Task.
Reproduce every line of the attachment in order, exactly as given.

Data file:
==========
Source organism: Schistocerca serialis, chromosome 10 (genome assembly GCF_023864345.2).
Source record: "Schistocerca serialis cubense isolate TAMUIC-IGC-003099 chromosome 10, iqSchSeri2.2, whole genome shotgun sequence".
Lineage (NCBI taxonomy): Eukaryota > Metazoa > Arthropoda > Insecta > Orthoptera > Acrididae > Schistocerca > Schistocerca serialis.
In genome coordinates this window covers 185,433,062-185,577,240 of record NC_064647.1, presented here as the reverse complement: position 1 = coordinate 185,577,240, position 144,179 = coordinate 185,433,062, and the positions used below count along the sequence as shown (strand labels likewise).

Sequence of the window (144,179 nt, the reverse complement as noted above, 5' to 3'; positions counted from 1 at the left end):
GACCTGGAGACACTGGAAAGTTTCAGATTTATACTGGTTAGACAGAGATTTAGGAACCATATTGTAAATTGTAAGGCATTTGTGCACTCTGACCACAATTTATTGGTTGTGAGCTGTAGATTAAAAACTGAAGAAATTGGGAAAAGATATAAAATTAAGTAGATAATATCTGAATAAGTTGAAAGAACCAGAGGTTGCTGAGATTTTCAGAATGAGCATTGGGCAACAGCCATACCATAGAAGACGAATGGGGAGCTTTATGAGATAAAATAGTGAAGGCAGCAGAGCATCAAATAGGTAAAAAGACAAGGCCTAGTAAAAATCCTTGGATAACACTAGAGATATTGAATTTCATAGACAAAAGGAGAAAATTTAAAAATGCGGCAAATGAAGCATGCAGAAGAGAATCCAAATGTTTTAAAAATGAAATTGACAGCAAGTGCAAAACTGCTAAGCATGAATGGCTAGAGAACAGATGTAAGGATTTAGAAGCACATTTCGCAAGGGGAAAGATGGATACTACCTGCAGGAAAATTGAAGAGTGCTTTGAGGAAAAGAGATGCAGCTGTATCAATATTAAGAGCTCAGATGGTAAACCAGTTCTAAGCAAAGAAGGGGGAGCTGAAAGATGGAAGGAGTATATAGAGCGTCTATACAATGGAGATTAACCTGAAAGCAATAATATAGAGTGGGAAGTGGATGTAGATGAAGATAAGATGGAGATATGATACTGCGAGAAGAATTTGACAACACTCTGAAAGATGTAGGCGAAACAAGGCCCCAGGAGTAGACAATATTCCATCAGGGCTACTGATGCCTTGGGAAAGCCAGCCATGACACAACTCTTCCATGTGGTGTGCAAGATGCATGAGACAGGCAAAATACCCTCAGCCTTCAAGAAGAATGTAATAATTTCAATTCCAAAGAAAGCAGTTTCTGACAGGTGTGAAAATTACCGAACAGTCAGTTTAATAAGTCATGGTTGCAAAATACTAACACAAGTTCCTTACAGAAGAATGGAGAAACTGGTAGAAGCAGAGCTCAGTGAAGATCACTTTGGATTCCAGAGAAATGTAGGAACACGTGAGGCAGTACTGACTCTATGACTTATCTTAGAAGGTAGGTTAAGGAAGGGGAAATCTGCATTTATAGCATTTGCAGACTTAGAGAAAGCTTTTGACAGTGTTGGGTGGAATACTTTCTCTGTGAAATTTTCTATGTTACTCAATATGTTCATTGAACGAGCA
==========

Source organism: Schistocerca serialis, chromosome 10 (genome assembly GCF_023864345.2).
Source record: "Schistocerca serialis cubense isolate TAMUIC-IGC-003099 chromosome 10, iqSchSeri2.2, whole genome shotgun sequence".
Lineage (NCBI taxonomy): Eukaryota > Metazoa > Arthropoda > Insecta > Orthoptera > Acrididae > Schistocerca > Schistocerca serialis.
In genome coordinates this window covers 185,433,062-185,577,240 of record NC_064647.1, presented here as the reverse complement: position 1 = coordinate 185,577,240, position 144,179 = coordinate 185,433,062, and the positions used below count along the sequence as shown (strand labels likewise).

Sequence of the window (144,179 nt, the reverse complement as noted above, 5' to 3'; positions counted from 1 at the left end):
GACCTGGAGACACTGGAAAGTTTCAGATTTATACTGGTTAGACAGAGATTTAGGAACCATATTGTAAATTGTAAGGCATTTGTGCACTCTGACCACAATTTATTGGTTGTGAGCTGTAGATTAAAAACTGAAGAAATTGGGAAAAGATATAAAATTAAGTAGATAATATCTGAATAAGTTGAAAGAACCAGAGGTTGCTGAGATTTTCAGAATGAGCATTGGGCAACAGCCATACCATAGAAGACGAATGGGGAGCTTTATGAGATAAAATAGTGAAGGCAGCAGAGCATCAAATAGGTAAAAAGACAAGGCCTAGTAAAAATCCTTGGATAACACTAGAGATATTGAATTTCATAGACAAAAGGAGAAAATTTAAAAATGCGGCAAATGAAGCATGCAGAAGAGAATCCAAATGTTTTAAAAATGAAATTGACAGCAAGTGCAAAACTGCTAAGCATGAATGGCTAGAGAACAGATGTAAGGATTTAGAAGCACATTTCGCAAGGGGAAAGATGGATACTACCTGCAGGAAAATTGAAGAGTGCTTTGAGGAAAAGAGATGCAGCTGTATCAATATTAAGAGCTCAGATGGTAAACCAGTTCTAAGCAAAGAAGGGGGAGCTGAAAGATGGAAGGAGTATATAGAGCGTCTATACAATGGAGATTAACCTGAAAGCAATAATATAGAGTGGGAAGTGGATGTAGATGAAGATAAGATGGAGATATGATACTGCGAGAAGAATTTGACAACACTCTGAAAGATGTAGGCGAAACAAGGCCCCAGGAGTAGACAATATTCCATCAGGGCTACTGATGCCTTGGGAAAGCCAGCCATGACACAACTCTTCCATGTGGTGTGCAAGATGCATGAGACAGGCAAAATACCCTCAGCCTTCAAGAAGAATGTAATAATTTCAATTCCAAAGAAAGCAGTTTCTGACAGGTGTGAAAATTACCGAACAGTCAGTTTAATAAGTCATGGTTGCAAAATACTAACACAAGTTCCTTACAGAAGAATGGAGAAACTGGTAGAAGCAGAGCTCAGTGAAGATCACTTTGGATTCCAGAGAAATGTAGGAACACGTGAGGCAGTACTGACTCTATGACTTATCTTAGAAGGTAGGTTAAGGAAGGGGAAATCTGCATTTATAGCATTTGCAGACTTAGAGAAAGCTTTTGACAGTGTTGGGTGGAATACTTTCTCTGTGAAATTTTCTATGTTACTCAATATGTTCATTGAACGAGCA